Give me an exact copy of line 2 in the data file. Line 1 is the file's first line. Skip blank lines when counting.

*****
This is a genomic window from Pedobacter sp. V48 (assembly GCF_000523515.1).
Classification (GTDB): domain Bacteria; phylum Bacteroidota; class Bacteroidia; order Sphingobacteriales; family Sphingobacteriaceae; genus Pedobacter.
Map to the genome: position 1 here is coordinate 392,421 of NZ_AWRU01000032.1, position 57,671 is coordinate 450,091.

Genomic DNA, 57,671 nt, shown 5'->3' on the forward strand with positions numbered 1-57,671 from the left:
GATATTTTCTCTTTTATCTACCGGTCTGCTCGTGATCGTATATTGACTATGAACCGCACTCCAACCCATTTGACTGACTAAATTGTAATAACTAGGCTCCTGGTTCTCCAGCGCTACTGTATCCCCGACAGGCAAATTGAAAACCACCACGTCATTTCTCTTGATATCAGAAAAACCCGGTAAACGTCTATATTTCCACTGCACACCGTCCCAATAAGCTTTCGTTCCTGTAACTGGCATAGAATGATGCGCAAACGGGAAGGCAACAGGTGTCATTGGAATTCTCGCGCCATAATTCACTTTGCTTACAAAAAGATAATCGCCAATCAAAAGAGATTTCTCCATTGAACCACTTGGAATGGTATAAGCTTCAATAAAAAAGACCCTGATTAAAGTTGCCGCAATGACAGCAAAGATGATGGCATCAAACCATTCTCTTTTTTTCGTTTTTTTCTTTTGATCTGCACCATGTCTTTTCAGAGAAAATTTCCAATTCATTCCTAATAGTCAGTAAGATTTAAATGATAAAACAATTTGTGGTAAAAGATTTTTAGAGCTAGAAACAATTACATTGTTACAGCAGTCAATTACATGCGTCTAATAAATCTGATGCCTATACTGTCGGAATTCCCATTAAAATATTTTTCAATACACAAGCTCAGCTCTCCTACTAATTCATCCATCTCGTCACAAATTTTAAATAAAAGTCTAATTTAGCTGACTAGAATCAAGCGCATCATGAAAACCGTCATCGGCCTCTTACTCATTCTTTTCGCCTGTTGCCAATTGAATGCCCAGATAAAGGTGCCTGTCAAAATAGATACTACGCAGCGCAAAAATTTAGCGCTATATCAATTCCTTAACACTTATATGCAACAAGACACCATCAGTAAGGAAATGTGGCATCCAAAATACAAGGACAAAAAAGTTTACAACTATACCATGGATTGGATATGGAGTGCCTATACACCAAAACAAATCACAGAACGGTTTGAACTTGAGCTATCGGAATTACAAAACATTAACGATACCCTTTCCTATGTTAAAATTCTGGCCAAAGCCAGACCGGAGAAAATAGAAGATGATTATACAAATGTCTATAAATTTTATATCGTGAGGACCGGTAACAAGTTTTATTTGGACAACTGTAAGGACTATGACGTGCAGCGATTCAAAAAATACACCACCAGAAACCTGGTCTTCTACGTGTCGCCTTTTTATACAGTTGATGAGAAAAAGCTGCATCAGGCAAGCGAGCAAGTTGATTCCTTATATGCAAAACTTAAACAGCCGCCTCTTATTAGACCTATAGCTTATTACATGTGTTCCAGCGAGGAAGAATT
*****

Classification (GTDB): domain Bacteria; phylum Bacteroidota; class Bacteroidia; order Sphingobacteriales; family Sphingobacteriaceae; genus Pedobacter.